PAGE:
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St Oswald's Church, Winwick


St Oswald, King of Northumbria (Born 604 – Died 5 August 642) was killed during the Battle of Maserfield (Maserfelth) against the pagan Mercian King Penda (Died 15 November 655). The site of the Battle of Maserfield is generally thought to be around Oswestry, however, Makerfield in Winwick also lays claim to it and site of St Oswald's Church is thought to close to where the Northumbrian king fell.

St Oswald's Church is a Grade I listed building dating from 1358, though the Legh Chapel could be as early as 1330 and the bases of the north arcade are thought to be from the early 13th century. The building is thought to be on the site of an earlier church and there is a tradition that prior to this a pagan temple occupied the site. Three giant skeletons were discovered under the Chancel in 1828 which was thought to support this theory.

There is a siting legend attached to the church describing the events which led to the building being constructed there and the story concerns the 'Winwick Pig'. The founder of the church had originally chosen another site “but after progress had been made at the original foundation, at night time, ‘a pig’ was seen running hastily to the site of the new church, crying or screaming aloud We-ee-wick, we-ee-wick, we-ee-wick.’ Then taking up a stone in his mouth he carried it to the spot sanctified by the death of St. Oswald, and thus succeeded in removing all the stones which had been laid by the builders.” [Antiquary, Vol. III]

There is a carving of a the 'pig' on the tower's west wall. However, the pig was the symbol of St Antony of Egypt (Born 251 – Died 356) (aka Anthony the Great, Antony the Great, Saint Anthony, Anthony the Abbot, Anthony of the Desert, Anthony the Anchorite, Anthony of Thebes, Abba Antonius, and the Father of All Monks) and a statue of the saint was thought to occupy the niche beside the carving. The statues were renoved by the forces of Oliver Cromwell during the English Civil War (1642–1651) and replaced in 1973.

Note: Edward Smith (27 January 1850 – 15 April 1912), Captain of the RMS Titanic married Sarah Eleanor Pennington here on 13 January 1887.


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Ian Topham
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Re: St Oswald's Church, Winwick

WINWICK CHURCH.
 
The parish church of Winwick stands near that miracleworking spot where St Oswald, King of the Northumbrians, was killed. The founder had destined a different site for it, but his intention was overruled. Winwick had not then even received its name, the church being one of the earliest erections in the parish. The foundation of the church was laid where the founder had directed; and the close of the first day's labour showed that the workmen had not been idle by the progress made in the building. But the approach of night brought to pass an event which uttedy destroyed the repose of the few inhabitants around the spot. A pig was seen running hastily to the site of the new church; and as he ran he was heard to cry or scream aloud, " We-ee-wick, we-ee-wick, we-ee-wick." Then, taking up a stone in his mouth, he carried it up to the spot sanctified by the death of St Oswald, and thus employing himself through the whole night, succeeded in removing all the stones which had been laid by the builders. The founder, feeling himself justly reproved for not having chosen that sacred spot for the site of his church, unhesitatingly yielded to the wise counsel of the pig. Thus the pig not only decided the site of the church, but gave a name to the parish. In support of this tradition, there is the figure of a pig sculptured on the tower of the church, just above the western entrance; and also the following Latin doggrel: —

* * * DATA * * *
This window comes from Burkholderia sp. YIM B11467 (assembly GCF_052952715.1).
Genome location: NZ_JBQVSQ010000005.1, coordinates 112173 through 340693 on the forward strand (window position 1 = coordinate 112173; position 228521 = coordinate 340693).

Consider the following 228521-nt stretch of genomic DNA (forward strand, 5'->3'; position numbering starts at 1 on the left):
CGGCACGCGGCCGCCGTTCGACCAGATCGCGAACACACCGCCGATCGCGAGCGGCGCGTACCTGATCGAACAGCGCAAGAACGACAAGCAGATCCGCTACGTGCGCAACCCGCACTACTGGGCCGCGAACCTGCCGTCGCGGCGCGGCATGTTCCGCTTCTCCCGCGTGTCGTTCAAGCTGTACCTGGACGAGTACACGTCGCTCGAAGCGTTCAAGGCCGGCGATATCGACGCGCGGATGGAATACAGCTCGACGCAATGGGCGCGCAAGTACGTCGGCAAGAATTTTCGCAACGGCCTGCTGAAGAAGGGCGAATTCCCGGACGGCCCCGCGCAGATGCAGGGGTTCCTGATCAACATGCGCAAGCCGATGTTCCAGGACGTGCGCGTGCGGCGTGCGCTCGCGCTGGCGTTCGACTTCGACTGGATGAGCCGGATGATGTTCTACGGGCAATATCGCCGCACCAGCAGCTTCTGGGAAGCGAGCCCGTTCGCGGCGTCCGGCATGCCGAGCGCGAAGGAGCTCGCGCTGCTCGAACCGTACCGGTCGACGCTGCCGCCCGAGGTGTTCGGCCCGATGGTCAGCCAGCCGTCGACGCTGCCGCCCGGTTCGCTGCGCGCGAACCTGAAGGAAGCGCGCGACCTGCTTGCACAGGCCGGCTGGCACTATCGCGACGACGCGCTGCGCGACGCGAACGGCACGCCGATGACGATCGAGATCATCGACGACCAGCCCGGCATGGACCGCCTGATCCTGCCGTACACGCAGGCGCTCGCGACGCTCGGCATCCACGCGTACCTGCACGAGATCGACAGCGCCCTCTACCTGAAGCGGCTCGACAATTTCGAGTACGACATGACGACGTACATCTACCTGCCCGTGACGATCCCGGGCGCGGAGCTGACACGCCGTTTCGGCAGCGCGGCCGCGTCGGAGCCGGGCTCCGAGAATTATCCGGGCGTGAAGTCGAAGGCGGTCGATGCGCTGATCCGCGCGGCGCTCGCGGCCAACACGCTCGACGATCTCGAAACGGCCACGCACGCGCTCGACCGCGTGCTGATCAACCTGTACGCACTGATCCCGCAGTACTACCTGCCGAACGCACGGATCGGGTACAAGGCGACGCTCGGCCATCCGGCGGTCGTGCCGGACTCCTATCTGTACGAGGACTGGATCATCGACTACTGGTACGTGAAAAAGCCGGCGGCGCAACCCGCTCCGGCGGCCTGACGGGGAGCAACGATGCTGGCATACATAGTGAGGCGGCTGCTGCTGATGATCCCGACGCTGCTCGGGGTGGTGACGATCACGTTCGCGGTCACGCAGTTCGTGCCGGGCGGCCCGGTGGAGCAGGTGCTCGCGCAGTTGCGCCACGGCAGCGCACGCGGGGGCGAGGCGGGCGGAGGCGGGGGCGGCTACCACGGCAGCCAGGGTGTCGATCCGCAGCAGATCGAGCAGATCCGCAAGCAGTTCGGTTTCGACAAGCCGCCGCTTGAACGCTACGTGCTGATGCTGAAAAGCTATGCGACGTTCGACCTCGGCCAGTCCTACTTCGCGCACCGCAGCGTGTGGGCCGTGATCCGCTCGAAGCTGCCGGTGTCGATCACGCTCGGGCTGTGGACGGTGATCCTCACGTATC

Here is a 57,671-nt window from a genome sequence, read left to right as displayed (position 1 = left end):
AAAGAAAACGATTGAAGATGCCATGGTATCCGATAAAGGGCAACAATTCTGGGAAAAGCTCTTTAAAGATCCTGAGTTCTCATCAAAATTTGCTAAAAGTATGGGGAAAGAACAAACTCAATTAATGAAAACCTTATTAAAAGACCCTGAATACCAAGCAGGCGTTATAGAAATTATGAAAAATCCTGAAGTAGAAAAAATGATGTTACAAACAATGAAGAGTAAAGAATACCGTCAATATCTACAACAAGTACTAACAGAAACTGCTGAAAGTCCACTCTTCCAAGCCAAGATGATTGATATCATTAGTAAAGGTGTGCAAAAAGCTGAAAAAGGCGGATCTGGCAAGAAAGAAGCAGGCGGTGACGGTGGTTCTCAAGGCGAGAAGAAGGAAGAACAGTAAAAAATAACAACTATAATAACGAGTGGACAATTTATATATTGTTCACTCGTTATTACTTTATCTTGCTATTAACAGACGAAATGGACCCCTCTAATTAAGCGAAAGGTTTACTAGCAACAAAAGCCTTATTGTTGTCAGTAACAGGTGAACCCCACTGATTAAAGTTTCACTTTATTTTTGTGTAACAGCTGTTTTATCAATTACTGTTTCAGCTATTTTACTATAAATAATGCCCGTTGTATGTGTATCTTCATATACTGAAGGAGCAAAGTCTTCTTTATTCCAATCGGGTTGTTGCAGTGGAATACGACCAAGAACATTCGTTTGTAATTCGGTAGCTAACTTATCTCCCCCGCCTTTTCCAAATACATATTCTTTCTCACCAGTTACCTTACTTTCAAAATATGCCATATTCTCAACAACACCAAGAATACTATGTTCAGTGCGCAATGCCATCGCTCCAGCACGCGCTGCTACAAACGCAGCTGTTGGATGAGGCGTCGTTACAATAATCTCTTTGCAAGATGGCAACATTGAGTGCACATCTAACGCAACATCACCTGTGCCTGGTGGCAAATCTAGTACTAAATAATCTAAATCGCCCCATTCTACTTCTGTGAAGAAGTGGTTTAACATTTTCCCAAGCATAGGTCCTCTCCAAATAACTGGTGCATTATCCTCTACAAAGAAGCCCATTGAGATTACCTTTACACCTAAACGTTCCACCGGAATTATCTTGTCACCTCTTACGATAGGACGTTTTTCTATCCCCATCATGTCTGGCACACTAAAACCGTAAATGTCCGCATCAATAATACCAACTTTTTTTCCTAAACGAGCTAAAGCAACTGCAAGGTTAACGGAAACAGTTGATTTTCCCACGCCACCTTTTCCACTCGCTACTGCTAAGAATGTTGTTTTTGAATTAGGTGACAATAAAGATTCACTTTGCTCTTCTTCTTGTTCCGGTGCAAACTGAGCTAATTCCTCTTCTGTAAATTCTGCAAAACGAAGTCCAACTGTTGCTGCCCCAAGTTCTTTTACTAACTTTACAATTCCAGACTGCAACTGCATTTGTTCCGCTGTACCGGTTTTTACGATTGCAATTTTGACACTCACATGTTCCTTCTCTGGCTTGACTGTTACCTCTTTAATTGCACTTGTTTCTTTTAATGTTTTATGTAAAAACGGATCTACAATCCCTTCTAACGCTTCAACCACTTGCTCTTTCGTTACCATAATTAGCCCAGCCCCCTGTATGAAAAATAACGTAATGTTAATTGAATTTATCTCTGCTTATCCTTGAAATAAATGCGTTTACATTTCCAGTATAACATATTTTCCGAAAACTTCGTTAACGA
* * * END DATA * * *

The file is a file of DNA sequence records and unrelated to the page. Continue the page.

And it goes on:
"Hie locus Oswalde, quondam placint tibi valde ;
Northanhumbrorum fueras Rex, nunc que Polonim
Regaa tenes, loco papus Marcelde vocato."
 
"This place, Oswald, formerly pleased thee greatly ;
Thou wert King of the Northumbrians, and now of the Poles (?);
Thou boldest the kingdom in the place called Marcelde " [Macer or Mackerfield].
 
There are other churches in Lancashire besides Winwick whose sites have been changed by the devil, and he has also built some bridges ; that at Kirkby Lonsdale owes much of its beauty to the string of his apron giving way when he was carrying stones in it The stones may be seen yet in the picturesque groups of rock below the bridge. According to some a priest, according to others the devil, stamped his foot into the church wall at Brindle, to prove the truth of Popery ; and George Marsh the martyr did the same at Smithell's Hall, to prove the truth of Protestantism. The footmarks still remain on the wall and the flag. There is great sameness in these traditions, one story doing for several places, except that at Winwick it was as a pig, at Leyland as a cat, and somewhere else as a fish, that Satan played his pranks. — N, ana Q., vi. 71.

['Lancashire Legends' (1873) by John Harland & T T Wilkinson]




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